For glass frogs, moms matter after all

Just a few hours of motherly attention help eggs survive

Cochranella granulosa glass frog

MOM MATTERS  The few hours that a mother Cochranella granulosa glass frog (shown in Panama) huddles over her brood may be brief, but this previously unknown maternal care boosts offspring survival. 

J. Delia

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Glass frogs often start life with some tender care from a source scientists didn’t expect: frog moms.

Maternal care wouldn’t be news among mammals or birds, but amphibian parenting intrigues biologists because dads are about as likely as moms to evolve as the caregiver sex. And among New World glass frogs (Centrolenidae), what little parental care there is almost always is dad’s job — or so scientists thought, says Jesse Delia of Boston University.

Months of strenuous nights searching streamside leaves in five countries, however, have revealed a widespread world of brief, but important, female care in glass frogs. In examining 40 species, Delia and Laura Bravo-Valencia, now at Corantioquia, a government environmental agency in Santa Fe de Antioquia, Colombia, found that often mothers lingered over newly laid eggs for several hours. By pressing maternal bellies against the brood, moms hydrated the jelly-glop of eggs and improved offspring chances of survival, Delia, Bravo-Valencia and Karen Warkentin, also of BU, report online March 31 in the Journal of Evolutionary Biology.

Glass frogs take their name from see-through skin on their bellies and, in certain cases, transparent organ tissues. (Some have clear hearts that reveal blood swishing through.) These frogs aren’t exactly obscure species, but until this field project, which stretched over six rainy seasons, female care in the family was unknown.

Female glass frogs may not cuddle their eggs for long, but it’s enough to matter, the researchers found. As is common in frogs, the mothers don’t drink with their mouths but absorb water directly through belly skin into a bladder. Moms pressing against a mass of newly laid eggs caused the protective goo to swell — perhaps by osmosis or peeing — and the mass to quadruple in size. For some of the glass frogs in the study, the youngsters were on their own once mom left. But at least hydration created an unpleasant amount of slime for a predator to bite through before getting to frog embryos.

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POKE TEST Guarding her eggs, an Ikakogi tayrona glass frog stays with the brood despite annoying finger prods from scientists. This species provides the only prolonged maternal care yet found among glass frogs, but even short-term moms stayed on duty when researchers poked at them. J. Delia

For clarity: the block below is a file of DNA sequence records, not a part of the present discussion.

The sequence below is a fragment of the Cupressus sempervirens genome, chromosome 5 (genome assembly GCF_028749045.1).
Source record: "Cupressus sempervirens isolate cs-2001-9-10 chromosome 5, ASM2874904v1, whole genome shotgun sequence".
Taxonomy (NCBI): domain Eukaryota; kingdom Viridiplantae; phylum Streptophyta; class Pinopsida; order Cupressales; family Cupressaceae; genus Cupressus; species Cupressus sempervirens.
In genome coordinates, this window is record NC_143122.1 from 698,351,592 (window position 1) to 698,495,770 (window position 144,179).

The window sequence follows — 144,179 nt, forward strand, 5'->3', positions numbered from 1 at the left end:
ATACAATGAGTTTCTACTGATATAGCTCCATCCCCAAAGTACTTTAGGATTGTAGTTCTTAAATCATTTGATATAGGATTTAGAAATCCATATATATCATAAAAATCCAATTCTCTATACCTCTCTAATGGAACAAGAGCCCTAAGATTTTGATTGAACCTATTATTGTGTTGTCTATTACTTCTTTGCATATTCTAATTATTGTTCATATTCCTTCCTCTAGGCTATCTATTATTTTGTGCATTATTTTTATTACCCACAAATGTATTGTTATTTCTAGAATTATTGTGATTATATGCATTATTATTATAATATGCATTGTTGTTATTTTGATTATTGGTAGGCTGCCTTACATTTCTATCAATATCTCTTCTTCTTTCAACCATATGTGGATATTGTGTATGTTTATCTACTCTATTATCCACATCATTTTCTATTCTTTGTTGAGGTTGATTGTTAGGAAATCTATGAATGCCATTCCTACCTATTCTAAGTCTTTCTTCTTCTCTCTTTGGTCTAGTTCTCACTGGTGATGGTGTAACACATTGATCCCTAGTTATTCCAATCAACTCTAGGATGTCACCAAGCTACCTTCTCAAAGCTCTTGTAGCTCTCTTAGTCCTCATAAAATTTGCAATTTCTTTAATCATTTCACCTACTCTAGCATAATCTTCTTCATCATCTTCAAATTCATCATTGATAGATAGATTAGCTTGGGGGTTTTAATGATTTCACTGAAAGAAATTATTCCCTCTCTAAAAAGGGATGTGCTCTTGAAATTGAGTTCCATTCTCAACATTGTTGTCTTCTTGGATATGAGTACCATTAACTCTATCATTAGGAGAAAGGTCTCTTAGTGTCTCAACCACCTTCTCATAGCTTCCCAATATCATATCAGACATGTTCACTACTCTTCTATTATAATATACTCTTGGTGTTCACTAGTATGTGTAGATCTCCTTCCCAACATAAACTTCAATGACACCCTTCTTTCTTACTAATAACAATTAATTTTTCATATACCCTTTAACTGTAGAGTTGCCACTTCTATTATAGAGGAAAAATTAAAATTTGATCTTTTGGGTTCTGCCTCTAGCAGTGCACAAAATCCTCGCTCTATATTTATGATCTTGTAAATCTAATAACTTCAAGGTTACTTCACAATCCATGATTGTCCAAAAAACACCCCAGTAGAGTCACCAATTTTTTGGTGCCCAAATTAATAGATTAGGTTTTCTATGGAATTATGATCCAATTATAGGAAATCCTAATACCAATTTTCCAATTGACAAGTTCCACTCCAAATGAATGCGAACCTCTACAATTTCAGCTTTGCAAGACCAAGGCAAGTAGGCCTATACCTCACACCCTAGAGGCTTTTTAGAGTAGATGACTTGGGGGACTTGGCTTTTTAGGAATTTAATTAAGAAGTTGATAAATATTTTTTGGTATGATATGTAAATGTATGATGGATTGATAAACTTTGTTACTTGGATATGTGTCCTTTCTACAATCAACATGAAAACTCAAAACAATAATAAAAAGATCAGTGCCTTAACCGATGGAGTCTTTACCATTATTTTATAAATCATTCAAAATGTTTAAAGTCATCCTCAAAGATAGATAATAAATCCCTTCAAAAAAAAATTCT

Night-hunting katydids in captivity, when offered a choice, barely nibbled at a hydrated mass of frog offspring, concentrating instead on eating an unhydrated clutch. In the field, when researchers removed about two dozen moms from their clutches in two species, mortality at least doubled to around 80 percent. Predators and dehydration caused the most deaths.

There are still more than 100 glass frog species that Delia and Bravo-Valencia haven’t yet watched in the wild. But the researchers did track down maternal care in 10 of 12 genera. Such a widespread form of maternal care probably evolved in the ancestor of all glass frogs, the researchers propose after analyzing glass frog family trees several ways.

In contrast, prolonged care from glass frog dads — rehydrating the egg mass as needed and fighting off predators such as hungry spiders — seems to have arisen independently later, at least twice. Across evolution in the animal kingdom, “usually we don’t see transitions from female to male care,” Delia says. “The pattern we found is completely bizarre.”

Why females started hanging around their eggs at all fascinates Hope Klug, an evolutionary biologist at the University of Tennessee at Chattanooga who studies parental care. In frogs, with eggs mostly fertilized externally, females could easily leave any care to dad.

“Parental care is perhaps more common and diverse in animals than we realize,” she says. “We just might have to look a little bit harder for it.”

Editor’s note: This story was updated April 4, 2017, to correct the affiliation of researcher Laura Bravo-Valencia.

Susan Milius is the life sciences writer, covering organismal biology and evolution, and has a special passion for plants, fungi and invertebrates. She studied biology and English literature.

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